The Gift of Forgetfulness

“One good thing about music, when it hits you, you feel no pain.” -Bob Marley

You’ll have to excuse me for not rolling out the red carpet. Unlike the music award shows that are held in Nashville, this isn’t exactly the type of event that anyone would really celebrate.   Instead of a guest list that features the likes of Charlie Daniels, Reba McEntire, or Sturgill Simpson (like he’d show up anyway), our only guest is uninvited. It crashes the party that we call life, and makes itself at home. I’m talking about cancer, or in Angie’s case, Invasive Ductal Mammary Carcinoma.

Over the course of the next several months, my wife, Angelica Dones, and I will begin the eviction of this unwanted guest. I will share with you information about our battle, as well as the music that we use to cope, empower, and move forward. Each post will feature a link to a new customized Spotify playlist that will give you an opportunity to step into our shoes and experience this battle as we do.   You may not lose your hair. You may not experience fatigue. But, you will hear how we decorate our time battling a stage IIB cancer.

On a Friday in November, I came home to find Angie on the porch and her work car in the driveway. She never gets home from work before I do.  Twenty minutes prior, she had called me and asked that I come home from the office. I couldn’t tell you how far along I made it down Ellington Parkway before I realized I wasn’t listening to any music. I remedied the silence by turning on SiriusXM, the Tom Petty Channel, just as I had left it that morning. As I walked up the steps, Angie was sitting at our bistro table, hunched over and ending a conversation on the phone. The leaves on the Bradford Pear Trees in our yard had just started falling that week, a sign of the coming changes.    

That was the day we found out. That’s the day everything flipped over into the Upside Down. I broke down in tears as Angie struggled to say three words, four syllables, “I have cancer.” She sobbed as I put my arms around her. It wouldn’t be another several weeks until we got the full diagnosis. But, in that moment on the porch, we were hurting as if Angie was handed a death sentence.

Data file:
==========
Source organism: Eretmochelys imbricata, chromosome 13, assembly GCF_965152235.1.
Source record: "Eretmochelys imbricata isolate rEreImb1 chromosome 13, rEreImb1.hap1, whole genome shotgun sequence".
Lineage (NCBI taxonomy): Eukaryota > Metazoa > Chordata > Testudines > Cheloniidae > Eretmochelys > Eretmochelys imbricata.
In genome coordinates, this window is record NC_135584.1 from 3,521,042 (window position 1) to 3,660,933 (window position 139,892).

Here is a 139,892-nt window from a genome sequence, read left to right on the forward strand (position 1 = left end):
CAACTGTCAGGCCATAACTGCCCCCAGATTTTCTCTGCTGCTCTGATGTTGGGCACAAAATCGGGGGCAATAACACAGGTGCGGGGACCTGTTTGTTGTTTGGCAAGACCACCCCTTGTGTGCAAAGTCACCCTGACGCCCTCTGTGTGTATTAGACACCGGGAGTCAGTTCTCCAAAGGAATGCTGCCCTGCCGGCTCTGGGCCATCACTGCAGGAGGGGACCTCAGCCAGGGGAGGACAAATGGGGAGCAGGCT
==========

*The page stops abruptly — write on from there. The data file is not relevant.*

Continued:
Let me tell you this now: Angie isn’t dying.  

There is no amount of time greater than the weeks spent waiting for your wife’s cancer diagnosis, at least from what I can tell. After we spent an entire afternoon calling our immediate family, all we did was wait without a definite answer to the question, “Is it bad?” We were ready to get some solid information so we could plow forward and beat the cancer!! But, as I read in the book Breast Cancer Husband, any good doctor will double-check an MRI or biopsy before declaring the stage of a cancer, even if it means following up with a repeat of prior tests.  The following weeks were spotted with visits to the Cancer Center at St Thomas, in Nashville. Angie would have to go through two biopsies and an MRI before we met with a medical oncologist.

At this point, we now know the extent of the disease of which we are dealing.  We know chemotherapy will start on December 18th.  Her port will be installed this Friday.  We do know there will be a mastectomy.  I imagine as things develop, she and I will begin to find new appreciation for things we may not have given enough time or thought.  One thing we have always had a deep appreciation for is music.  Heck, while we were on the elevator headed up to see the oncologist for the first time, Angie was on her phone trying to snag tickets to see Margo Price at the Ryman. Fortunately, music radiates in our lives, and we’ve used it to help us cope with the news of cancer.  Also, let me point out that Angie listened to B.I.G. and Salt-N-Pepa when I first met her.  Eight years later, she’s trying to see Margo Price in concert.  I’m proud of that progress.

I asked Angie if there are any songs she’s giving special attention to lately because of the song’s message and how it relates to the cancer.

“Most of the music I’ve listened to as of late has given me the wonderful gift of forgetfulness.  The artists that have been on heavy rotation have allowed me to escape.  I just groove to them, or belt out like a motherfucker (mostly alone, you’re welcome, public).  Yaeji, Kendrick, Zephaniah Ohora, Whitney Houston . . . “  

Damn, I guess Bob was right.

Click For Playlist:

7 thoughts on “The Gift of Forgetfulness”

  1. As a friend/family from afar I feel so helpless. I wait around for any news or updates and my mind goes so many places. I feel useless, guilty, angry, selfish, lost, and so many other emotions that don’t even matter. I guess what I’m trying to say is;THANK YOU. Thank you for keeping us in the loop on this gnarly journey. Thank you for allowing us in! And most of all THANK YOU for being her partner.

    Liked by 1 person

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